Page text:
There are certain goods that you are not allowed to bring into the UK - in person or by post - under any circumstances, and some goods that are restricted. This is to protect the UK from crime, pests and diseases.
On this page:
The rules on banned and restricted goods apply whether:
The following goods are banned completely regardless of which country you're travelling from or having goods sent from.
The following are also banned but in certain cases may be brought into the UK if you have the relevant licence, permit or defence:
The following are also banned but in certain cases may be brought into the UK if they are not for commercial use:
Note that this is not a full list, but it includes the most important examples. If you are unsure about what you can bring in, you should check by contacting the relevant helpline as listed in Travelling to the UK Notice 1 by following the link below.
There are restrictions on what food and plant products you can bring in or send to the UK depending or whether they're from the European Union (EU) or outside the EU.
Check which countries are in the EU in our leaflet 'Bringing food products into the UK - guide for travellers' under 'More useful links'.
If you're travelling or sending goods from an EU country or from Andorra, Canary Islands, Channel Islands, Isle of Man, Liechtenstein, Norway, San Marino and Switzerland, you can bring in any meat, dairy or other animal products as long as they are free from diseases and for your own consumption.
If you're travelling or sending goods from outside the EU, you can't bring any meat or dairy products into the UK (unless you're bringing them from Croatia, the Faroe Islands, Greenland or Iceland when you are allowed a combined weight of up to 10kg per person). You may be allowed to bring in a limited quantity of other animal products such as fish and honey, but you should check the rules before you travel.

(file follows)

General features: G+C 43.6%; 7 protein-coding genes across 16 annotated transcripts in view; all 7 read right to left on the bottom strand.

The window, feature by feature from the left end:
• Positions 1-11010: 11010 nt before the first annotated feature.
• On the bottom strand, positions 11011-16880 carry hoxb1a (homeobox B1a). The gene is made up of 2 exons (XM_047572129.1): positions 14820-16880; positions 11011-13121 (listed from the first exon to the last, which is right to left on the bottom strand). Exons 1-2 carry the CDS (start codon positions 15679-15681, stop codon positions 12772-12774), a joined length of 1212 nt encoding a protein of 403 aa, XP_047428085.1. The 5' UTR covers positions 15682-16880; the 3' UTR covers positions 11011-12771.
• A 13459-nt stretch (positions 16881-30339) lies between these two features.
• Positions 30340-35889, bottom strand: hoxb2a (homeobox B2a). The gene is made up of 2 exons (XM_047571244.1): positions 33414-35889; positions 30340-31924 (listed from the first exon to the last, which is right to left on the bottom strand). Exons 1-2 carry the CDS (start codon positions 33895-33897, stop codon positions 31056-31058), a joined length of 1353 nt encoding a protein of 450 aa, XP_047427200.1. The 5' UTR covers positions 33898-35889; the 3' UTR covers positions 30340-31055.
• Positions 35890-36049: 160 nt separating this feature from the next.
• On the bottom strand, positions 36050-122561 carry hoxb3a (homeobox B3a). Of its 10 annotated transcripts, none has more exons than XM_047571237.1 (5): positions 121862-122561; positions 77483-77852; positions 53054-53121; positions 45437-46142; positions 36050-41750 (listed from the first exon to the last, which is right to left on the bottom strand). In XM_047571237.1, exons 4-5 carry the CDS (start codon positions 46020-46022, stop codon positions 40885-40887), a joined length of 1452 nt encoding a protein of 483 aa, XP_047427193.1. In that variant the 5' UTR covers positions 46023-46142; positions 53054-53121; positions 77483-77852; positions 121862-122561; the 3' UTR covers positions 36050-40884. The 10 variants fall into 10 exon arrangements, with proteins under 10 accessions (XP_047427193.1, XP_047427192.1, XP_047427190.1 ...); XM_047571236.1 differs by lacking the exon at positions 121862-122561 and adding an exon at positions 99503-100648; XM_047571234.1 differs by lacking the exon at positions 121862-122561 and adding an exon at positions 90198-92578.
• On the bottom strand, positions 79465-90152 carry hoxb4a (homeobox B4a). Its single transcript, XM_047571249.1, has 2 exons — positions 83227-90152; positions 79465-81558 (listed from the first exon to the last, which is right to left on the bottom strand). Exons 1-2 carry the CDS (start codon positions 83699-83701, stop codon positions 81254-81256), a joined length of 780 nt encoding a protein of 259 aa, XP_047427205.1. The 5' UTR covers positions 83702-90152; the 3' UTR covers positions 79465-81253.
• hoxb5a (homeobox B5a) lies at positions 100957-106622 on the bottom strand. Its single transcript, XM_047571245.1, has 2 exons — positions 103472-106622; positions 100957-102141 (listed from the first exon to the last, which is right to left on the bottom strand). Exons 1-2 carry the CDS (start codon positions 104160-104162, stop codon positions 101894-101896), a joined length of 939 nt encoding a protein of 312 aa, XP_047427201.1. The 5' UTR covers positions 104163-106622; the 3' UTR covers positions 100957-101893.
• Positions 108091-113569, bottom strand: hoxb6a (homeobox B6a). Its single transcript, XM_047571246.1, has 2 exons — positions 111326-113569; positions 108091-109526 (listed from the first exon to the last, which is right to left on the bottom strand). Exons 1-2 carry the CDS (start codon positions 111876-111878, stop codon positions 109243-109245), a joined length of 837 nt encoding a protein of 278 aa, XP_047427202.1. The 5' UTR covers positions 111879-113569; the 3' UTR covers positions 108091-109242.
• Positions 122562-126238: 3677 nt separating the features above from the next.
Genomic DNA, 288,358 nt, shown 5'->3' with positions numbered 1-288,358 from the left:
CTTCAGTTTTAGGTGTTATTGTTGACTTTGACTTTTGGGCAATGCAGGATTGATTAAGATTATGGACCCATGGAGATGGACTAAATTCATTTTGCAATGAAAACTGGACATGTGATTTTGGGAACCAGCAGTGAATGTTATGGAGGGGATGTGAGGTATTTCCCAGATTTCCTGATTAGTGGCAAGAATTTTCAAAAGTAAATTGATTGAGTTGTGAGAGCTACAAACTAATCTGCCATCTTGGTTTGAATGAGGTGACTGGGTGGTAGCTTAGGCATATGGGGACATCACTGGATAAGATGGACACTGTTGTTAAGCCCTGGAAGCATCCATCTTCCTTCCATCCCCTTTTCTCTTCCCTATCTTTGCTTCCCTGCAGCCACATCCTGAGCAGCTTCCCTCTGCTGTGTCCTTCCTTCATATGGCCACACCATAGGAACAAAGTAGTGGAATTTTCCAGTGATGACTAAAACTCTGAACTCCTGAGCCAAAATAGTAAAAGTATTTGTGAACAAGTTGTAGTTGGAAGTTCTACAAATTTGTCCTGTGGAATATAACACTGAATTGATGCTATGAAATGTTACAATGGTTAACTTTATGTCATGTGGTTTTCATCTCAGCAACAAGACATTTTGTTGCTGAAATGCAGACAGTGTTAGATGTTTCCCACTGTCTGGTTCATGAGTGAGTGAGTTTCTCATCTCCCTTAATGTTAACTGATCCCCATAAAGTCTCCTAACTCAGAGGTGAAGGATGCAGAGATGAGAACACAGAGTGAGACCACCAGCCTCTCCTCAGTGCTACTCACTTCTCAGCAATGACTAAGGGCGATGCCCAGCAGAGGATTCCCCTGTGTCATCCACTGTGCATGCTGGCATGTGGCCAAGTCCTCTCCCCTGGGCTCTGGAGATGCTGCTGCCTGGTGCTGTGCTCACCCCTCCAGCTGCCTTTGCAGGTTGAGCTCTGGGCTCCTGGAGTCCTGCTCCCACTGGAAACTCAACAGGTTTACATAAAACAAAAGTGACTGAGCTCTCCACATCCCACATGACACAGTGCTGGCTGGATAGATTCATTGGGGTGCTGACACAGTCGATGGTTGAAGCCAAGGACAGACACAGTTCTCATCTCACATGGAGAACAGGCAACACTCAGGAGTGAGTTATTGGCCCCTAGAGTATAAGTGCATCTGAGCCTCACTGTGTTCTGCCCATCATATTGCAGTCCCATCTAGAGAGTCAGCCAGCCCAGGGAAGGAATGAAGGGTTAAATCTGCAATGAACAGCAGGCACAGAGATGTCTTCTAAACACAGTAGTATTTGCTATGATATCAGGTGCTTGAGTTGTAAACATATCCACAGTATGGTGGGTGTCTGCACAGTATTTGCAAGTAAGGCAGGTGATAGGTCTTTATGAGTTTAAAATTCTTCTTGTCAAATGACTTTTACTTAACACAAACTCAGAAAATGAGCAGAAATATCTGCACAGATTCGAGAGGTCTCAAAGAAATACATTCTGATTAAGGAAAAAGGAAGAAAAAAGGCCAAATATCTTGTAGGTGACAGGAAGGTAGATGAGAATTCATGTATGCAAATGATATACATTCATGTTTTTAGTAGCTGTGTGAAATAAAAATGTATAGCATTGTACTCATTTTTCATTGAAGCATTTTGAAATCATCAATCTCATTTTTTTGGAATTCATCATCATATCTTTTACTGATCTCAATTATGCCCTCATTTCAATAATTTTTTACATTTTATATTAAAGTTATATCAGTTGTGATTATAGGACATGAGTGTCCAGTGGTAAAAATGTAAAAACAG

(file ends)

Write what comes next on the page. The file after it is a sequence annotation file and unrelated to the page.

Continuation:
You can call the Department for Environment, Food and Rural Affairs (DEFRA) or visit the DEFRA website.
If you have any questions about fish, fish products or bivalves, contact the Food Standards Agency.
If you're travelling to the UK, you may bring a small quantity of powdered infant milk, infant food and special foods required for medical reasons. These products must not require refrigeration before opening and must be in commercially branded packaging, and unopened unless in current use. Check the rules with DEFRA before you travel.
If you are travelling from a country within the EU - or from one of the countries for which the EU rules apply (Andorra, The Channel Islands, The Isle of Man, Switzerland and San Marino), you may bring in any fruit, vegetables or plant products if they are grown in any of these countries, are free from pests and diseases and are for your own consumption.
If you are travelling from a country outside the EU or from Gibraltar or from any area of Cyprus not under the effective control of the government - there are weight and quantity restrictions for many products you may bring in for personal use. Certain European and Mediterranean countries have fewer restrictions than others. To check the rules, call the Plant Health Service of the Food and Environment Research Agency (FERA) or find guidance on Bringing food and plants into the UK on the Directgov website by following the links below.
Some souvenirs can be made from endangered plants or animals. Endangered species include:
Endangered species are protected by the Convention on International Trade in Endangered Species (CITES). If you buy a souvenir made from one of these products, you may not be allowed to bring it in to the UK and could even face prosecution, or you may need to obtain a permit.
When you arrive in the UK, you'll have to go through customs. If you have goods to declare you must go through the red channel or use the red-point phone.
Goods sent to the UK by post go through the same customs checks as goods carried through customs in person. If you're sending goods from a non EU country, you must declare them on a Customs Declaration that is fixed to the package.
If you declare banned or restricted goods on the postal declaration or at the red channel or red-point phone the goods may be seized and destroyed.
If you don't declare banned or restricted goods either on the postal declaration or by going through the green channel and customs officers find undeclared items:
It is illegal to carry or send goods to the UK that are banned or for which you don't have the necessary licence or permit. There are severe penalties for smuggling, including imprisonment.
You can call the Customs Hotline to report suspicious activity in relation to smuggling.
If you need more information about banned or restricted goods, you can contact Customs, International Trade & Excise Helpline by following the link below.